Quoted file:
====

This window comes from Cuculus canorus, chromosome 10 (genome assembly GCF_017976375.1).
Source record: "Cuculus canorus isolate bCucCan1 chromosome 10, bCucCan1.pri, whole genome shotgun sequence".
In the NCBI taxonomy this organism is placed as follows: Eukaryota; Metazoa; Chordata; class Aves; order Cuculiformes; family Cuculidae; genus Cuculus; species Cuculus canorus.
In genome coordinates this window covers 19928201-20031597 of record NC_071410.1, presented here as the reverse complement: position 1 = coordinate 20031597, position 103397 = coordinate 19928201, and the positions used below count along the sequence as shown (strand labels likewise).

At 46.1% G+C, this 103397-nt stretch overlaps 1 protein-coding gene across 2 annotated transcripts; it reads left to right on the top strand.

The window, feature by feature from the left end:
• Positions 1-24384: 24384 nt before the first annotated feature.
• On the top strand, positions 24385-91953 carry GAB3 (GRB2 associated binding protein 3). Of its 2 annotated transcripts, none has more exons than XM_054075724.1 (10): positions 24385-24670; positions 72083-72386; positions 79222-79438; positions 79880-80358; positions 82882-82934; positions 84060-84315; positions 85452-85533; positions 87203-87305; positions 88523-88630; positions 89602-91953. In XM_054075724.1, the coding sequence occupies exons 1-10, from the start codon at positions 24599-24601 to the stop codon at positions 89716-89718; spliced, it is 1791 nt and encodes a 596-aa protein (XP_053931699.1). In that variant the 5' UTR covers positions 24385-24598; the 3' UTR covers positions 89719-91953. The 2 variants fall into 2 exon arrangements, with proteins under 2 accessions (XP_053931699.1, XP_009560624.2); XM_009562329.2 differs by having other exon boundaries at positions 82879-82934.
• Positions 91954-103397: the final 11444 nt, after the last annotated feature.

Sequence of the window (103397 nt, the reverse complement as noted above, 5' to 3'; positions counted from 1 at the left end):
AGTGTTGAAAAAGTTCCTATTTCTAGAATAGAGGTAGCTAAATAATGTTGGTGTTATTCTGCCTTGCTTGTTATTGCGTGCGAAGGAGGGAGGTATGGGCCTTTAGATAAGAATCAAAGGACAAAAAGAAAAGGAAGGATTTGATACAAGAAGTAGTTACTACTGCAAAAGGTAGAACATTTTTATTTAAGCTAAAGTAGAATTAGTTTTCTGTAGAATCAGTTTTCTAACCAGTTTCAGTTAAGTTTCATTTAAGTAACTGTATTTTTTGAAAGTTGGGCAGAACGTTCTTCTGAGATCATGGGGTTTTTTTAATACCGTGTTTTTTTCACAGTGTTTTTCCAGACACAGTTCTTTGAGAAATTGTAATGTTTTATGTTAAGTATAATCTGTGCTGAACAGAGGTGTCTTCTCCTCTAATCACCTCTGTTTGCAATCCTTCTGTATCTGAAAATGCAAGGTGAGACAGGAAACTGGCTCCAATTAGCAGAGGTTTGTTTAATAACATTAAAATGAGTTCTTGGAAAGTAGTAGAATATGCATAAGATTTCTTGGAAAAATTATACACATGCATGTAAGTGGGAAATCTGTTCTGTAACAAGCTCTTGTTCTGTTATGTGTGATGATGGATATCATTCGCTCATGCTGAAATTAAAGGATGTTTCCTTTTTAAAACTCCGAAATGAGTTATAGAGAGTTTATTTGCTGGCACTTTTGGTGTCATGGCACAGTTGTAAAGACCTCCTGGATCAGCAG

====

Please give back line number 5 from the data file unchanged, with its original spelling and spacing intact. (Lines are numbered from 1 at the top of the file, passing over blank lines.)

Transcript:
At 46.1% G+C, this 103397-nt stretch overlaps 1 protein-coding gene across 2 annotated transcripts; it reads left to right on the top strand.